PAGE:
22. In this case I am of the view that the Tribunal not only ignored relevant material significant to the applicant's claims but failed to address and deal with how the claim was put to it. To make a decision without having considered all the claims is to fail to complete the exercise of jurisdiction embarked upon (Htun v MIMA [2001] FCA 1802 per Allsop J (with whom Spender J agreed) at [42]).

23. Allsop J considered the decision in Htun in the light of the privative clause s.474(2) Migration Act in NAAG at [58] - [62]. His Honour took the view that:

"For either of these approaches (Htun, W396/01 v MIMIA [2002] FCAFC 103) to remain a valid basis for a jurisdictional attack on a decision of the Tribunal with s.474 in the Act, it must appear, our be able to be characterised, as the failure of the Tribunal to undertake an essential component of its task which it is obligated under the statute to undertake, taking into account the effect of s.474. For my part, I cannot so construe ss. 414, 415 and 474, if there had been displayed, as I think there has been here, a bona fide attempt (albeit inadequate) to undertake the task given by ss. 414 and 415. In those circumstances, I do not see that a failure of the Tribunal to undertake the task in the manner provided for in Htun, supra or W396/01, supra, is inviolable in the sense discussed in R v Coldham, supra."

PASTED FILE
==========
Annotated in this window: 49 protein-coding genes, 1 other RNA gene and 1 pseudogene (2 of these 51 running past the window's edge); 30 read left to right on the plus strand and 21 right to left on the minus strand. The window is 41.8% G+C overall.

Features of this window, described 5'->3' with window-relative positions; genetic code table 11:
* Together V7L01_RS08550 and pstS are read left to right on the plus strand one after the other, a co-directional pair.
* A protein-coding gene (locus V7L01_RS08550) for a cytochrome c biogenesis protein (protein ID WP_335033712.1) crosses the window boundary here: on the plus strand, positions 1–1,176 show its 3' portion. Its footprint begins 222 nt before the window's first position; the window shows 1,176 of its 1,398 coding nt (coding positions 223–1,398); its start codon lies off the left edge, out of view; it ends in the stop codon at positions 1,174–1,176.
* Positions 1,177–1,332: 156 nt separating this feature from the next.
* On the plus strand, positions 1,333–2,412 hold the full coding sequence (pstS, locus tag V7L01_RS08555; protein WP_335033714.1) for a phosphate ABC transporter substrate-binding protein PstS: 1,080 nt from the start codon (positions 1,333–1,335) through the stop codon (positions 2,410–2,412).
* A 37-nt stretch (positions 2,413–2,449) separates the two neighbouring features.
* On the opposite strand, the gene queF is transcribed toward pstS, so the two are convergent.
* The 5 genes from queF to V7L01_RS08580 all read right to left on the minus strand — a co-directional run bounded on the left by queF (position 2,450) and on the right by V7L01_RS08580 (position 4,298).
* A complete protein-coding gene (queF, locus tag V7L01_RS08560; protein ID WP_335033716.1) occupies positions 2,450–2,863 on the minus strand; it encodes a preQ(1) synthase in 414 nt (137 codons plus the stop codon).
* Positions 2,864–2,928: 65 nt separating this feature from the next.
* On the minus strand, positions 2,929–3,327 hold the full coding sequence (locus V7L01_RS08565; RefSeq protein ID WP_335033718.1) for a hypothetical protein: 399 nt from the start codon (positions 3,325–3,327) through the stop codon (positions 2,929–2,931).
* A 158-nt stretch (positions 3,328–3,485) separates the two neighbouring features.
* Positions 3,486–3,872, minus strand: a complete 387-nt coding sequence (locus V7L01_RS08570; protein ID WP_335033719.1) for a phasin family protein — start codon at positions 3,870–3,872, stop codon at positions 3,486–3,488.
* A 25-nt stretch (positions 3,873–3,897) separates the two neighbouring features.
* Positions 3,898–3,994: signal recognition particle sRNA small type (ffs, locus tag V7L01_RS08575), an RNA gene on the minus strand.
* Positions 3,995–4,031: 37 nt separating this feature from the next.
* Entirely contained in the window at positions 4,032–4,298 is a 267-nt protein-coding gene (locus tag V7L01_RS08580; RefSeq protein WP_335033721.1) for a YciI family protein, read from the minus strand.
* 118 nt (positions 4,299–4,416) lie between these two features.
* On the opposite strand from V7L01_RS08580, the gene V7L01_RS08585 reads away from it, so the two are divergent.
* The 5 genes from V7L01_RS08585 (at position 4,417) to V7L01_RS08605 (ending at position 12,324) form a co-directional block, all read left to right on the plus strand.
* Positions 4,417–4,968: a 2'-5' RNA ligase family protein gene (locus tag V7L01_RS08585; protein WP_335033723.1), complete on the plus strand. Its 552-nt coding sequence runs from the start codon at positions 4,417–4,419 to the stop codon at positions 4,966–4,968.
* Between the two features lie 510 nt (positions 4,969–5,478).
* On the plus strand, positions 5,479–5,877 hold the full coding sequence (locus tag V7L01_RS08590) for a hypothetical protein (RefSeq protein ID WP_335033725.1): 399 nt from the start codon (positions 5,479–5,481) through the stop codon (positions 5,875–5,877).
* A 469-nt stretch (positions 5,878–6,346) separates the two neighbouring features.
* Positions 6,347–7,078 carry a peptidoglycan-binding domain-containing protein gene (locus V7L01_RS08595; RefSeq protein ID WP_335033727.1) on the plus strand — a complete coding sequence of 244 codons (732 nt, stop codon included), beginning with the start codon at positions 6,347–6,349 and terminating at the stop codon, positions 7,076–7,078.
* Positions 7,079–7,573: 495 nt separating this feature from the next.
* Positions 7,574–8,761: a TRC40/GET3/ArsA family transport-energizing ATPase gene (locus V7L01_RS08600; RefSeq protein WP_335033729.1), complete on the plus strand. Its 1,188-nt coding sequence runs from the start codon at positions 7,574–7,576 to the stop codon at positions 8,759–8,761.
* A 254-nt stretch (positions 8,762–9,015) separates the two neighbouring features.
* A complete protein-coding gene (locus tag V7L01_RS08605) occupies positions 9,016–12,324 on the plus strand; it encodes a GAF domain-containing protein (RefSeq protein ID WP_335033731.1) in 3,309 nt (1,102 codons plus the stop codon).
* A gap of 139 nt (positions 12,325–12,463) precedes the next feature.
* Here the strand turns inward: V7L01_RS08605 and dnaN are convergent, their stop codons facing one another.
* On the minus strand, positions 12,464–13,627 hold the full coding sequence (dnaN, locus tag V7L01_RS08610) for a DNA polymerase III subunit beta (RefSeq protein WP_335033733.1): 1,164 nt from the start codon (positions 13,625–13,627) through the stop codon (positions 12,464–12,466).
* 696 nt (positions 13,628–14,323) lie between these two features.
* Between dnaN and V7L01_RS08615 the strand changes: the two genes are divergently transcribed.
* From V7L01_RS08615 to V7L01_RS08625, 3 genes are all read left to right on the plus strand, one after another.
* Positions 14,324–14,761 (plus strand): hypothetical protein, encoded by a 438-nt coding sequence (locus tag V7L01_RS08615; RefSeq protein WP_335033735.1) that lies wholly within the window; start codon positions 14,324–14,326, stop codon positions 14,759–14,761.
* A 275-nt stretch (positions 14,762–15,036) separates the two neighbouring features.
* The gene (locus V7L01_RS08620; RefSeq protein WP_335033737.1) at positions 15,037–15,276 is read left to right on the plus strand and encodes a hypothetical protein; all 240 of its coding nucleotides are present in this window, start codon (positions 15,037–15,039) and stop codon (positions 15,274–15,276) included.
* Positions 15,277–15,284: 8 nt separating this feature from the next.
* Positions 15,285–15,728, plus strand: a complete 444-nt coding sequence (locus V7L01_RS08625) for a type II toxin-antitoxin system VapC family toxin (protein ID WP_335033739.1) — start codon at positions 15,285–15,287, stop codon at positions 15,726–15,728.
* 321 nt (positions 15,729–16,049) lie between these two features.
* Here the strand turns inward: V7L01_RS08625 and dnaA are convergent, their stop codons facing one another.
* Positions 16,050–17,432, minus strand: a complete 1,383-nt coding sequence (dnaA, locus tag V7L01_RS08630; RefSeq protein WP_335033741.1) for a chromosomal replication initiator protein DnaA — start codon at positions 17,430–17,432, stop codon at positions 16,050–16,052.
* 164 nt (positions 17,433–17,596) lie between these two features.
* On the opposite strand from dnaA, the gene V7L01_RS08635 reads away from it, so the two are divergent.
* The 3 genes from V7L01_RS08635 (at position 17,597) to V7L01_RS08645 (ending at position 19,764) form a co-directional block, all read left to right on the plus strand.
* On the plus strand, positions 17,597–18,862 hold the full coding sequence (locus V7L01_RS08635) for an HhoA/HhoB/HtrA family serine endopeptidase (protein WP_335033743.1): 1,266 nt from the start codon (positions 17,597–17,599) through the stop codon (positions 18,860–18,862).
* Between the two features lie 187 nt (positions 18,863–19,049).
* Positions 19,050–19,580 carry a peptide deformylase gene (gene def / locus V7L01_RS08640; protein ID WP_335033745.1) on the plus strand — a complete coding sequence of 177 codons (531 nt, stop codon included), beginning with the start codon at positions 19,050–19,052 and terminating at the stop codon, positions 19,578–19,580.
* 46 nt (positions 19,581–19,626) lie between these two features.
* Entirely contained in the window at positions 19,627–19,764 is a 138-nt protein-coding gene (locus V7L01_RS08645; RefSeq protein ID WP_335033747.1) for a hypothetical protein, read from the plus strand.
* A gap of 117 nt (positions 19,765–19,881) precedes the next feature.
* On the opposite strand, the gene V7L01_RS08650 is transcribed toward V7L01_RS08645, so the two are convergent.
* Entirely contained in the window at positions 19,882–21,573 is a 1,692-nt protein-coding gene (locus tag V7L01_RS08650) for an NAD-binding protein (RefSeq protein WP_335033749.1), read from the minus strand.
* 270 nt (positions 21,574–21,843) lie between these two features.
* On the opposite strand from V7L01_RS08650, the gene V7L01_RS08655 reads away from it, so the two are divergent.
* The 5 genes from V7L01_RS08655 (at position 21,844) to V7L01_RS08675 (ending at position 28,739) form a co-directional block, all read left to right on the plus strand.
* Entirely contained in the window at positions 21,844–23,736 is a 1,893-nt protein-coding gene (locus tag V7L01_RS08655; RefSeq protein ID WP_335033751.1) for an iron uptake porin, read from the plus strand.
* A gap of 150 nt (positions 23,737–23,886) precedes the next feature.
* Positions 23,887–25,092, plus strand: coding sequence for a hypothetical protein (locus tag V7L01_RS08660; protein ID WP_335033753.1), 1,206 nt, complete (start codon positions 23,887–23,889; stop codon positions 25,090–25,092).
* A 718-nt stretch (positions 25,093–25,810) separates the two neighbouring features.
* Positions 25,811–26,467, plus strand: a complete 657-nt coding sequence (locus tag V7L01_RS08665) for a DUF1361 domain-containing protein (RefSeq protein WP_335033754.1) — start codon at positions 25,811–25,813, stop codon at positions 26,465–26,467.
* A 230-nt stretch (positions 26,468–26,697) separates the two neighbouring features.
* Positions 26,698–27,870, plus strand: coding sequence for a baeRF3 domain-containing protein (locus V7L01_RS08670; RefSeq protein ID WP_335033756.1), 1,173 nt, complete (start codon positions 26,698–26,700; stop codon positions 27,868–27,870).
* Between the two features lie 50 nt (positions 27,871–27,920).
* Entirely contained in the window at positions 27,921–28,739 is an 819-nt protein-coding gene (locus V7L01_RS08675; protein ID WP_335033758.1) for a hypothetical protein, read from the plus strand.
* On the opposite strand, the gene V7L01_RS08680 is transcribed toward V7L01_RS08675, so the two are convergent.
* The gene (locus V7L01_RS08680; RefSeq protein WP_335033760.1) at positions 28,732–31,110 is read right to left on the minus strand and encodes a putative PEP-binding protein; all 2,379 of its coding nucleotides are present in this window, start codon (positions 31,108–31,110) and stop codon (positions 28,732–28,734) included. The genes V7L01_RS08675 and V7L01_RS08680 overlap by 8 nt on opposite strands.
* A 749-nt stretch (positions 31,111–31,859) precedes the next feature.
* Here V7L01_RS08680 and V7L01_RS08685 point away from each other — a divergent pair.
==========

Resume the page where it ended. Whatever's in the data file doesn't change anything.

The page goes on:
24. His Honour recognised that Tamberlin J had come to what was essentially the opposite view in SBBK v MIMIA [2002] FCA 565.

25. I have delayed giving judgment in this matter pending the decision of the Full Bench of the Federal Court in NAAV v MIMIA [2002] FCAFC 228 which was handed down on 15 August 2002. That decision approves of the decision of Allsop J in NAAG of 2002 (supra) and does not approve SBBK (supra). It follows from this decision that I am unable to review this decision on these grounds. The extent of s.474(1) was described by the Chief Justice in NAAV (supra) at [30] as follows:

"I agree that the enactment of s.474(1) has the consequence that an error of law on the part of the Minister or delegate in reaching the satisfaction that operates as a precondition to power to grant and cancel visas under the Act does not result in every case in the decision being invalid. I accept that s.474(1) may be taken to provide the "contrary intent", which gives the administrative decision-maker authority to make a decision otherwise than in accordance with law, referred to in Craig v South Australia (1995) 184 CLR 163 at 179. For this reason, I take s.474(1) to express the Parliament's intention that the Minister's satisfaction is to be taken to exist even if the Minister (or the delegate) has identified a wrong issue, asked a wrong question, ignored relevant material or relied on irrelevant material."

26. The decision of the majority of the Full Bench clearly takes the decision of this Tribunal outside the scope for review and I am therefore obliged to dismiss the application which I do. The applicant must pay the respondent's costs which I assess in the amount of $4,000.00 pursuant to Part 21, rule 21.02(2) of the Federal Magistrates Court Rules.

I certify that the preceding twenty-six (26) paragraphs are a true copy of the reasons for judgment of Raphael FM

Associate:

Date: